Review: The Annotated Supernatural Horror in Literature and From The Pest Zone

From Bukowski Zine

The Annotated Supernatural Horror in Literature by H.P. Lovecraft (Ed) S.T. Joshi

From The Pest Zone: The New York Stories of HP Lovecraft (Ed) S.T. Joshi and David E. Schultz

Here at Bukowski Zine we often ask ourselves 'what makes a cult writer?' Someone who has small book sales to a loyal group of readers? Someone who's life style is not unlike the books he writes? (Bukowski immediately springs to mind on this.) Well, meet H. P. Lovecraft: the ultimate cult writer in my estimation. Like Bukowski, he had a wretched life but found the outlet for his writing in small amateur journals and pulp magazines of the 20s and 30s. Unlike Bukowski, Lovecraft only saw one of his books in print during his lifetime (The Shadow Over Innsmouth, 1936) but like Bukowski, Europe was first to embrace him, recognising the originality of his weird demonic fiction over his own native country. This eventual recognition of Lovecraft's writing was largely thanks to August Derleth who became a close friend and publisher, founding Arkham House as a way of preserving Lovecraft's best stories in the book form. Now we're in the year 2000 and Hippocampus Press are following in the footsteps of Arkham House putting out more great writing by or about Lovecraft to fan the flame of reader interest (which is growing by the year judging by the websites!)

The first book to hand is The Annotated Supernatural Horror in Literature written by HP Lovecraft in 1927 and edited by Lovecraft scholar S. T. Joshi in 2000. The original book was a seminal guide for lovers of Horror and Weird fiction alike but to my mind this new annotated edition goes one better. Why? Because it's like reading the original book, then having a Lovecraft expert (Joshi) on hand to clarify the points raised or inject some of his own interesting opinions on the authors covered. If you're into Lovecraft or just getting into weird fiction then this is the place to start. Most of the "heavyweights" of that genre are covered here including Edgar Allan Poe, Ambrose Bierce, M.R. James and Algernon Blackwood to name a few. indeed a supernatural source book to treasure. The "Recluse" illustration by Vrest Orton is surely a future depiction of Lovecraft scholar, S. T. Joshi as he labours furiously over the meaning of an old H. P. Lovecraft shopping list...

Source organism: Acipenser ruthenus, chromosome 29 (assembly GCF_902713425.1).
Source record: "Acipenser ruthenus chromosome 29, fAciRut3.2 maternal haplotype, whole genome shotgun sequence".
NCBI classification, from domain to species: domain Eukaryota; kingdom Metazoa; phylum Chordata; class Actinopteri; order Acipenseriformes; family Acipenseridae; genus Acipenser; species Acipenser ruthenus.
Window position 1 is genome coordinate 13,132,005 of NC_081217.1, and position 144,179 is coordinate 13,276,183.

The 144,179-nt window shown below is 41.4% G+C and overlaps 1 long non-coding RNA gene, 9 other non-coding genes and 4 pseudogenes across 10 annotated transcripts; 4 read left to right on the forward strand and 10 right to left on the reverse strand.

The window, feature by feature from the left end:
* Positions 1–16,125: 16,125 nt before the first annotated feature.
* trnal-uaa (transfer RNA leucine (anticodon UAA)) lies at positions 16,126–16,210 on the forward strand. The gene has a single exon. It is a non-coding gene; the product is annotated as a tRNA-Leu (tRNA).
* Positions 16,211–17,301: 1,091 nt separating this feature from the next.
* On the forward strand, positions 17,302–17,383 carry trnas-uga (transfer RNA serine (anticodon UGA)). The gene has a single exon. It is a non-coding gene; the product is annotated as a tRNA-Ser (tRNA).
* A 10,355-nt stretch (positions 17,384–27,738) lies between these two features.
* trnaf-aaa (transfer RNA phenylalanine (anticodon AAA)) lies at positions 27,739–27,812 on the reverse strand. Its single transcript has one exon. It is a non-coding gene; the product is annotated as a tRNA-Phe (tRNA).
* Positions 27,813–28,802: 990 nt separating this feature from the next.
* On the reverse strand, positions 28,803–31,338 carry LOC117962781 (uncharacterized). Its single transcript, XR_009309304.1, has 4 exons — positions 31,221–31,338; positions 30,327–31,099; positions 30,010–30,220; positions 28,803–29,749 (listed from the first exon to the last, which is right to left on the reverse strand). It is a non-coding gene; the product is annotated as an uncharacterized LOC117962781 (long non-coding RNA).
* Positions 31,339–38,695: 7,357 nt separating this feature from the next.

Next to hand is From the Pest Zone: The New York Stories of H. P. Lovecraft (Hippocampus Press) edited by David E. Schultz and S. T. Joshi (S. T. Joshi again? Is this man August Derleth reincarnated??)

For a writer like Lovecraft who felt he belonged in the serene antiquity of another era, his stay in the big city during 1924 to 1926 - as destitute as he was - must have felt truly wretched. Unlike Bukowski, who found much inspiration in the REALITY of such gritty places, to Lovecraft's tastes it was sheer hell. The Pest Zone contains five stories from this Hellish period, each with useful background notes and photo's that encapsulate a telling portrait of Lovecraft's anger and despair at this point in his life.

It's an interesting book not only for the stories contained but also as a telling insight into the mind of a struggling visionary writer as he tries to express himself through imagination and memory on the page to escape from the drudges of his real life at that time. Lastly let me say one of the most pleasing aspects about these two Lovecraft books by Hippocampus Press are the formats and cover illustrations. If Lovecraft were alive today I'm sure he would SHUDDER with delight at Sean Madden's excellent cover; the exotic red and green despotic megalopolis illustration is a superb visual vista of what awaits the reader inside.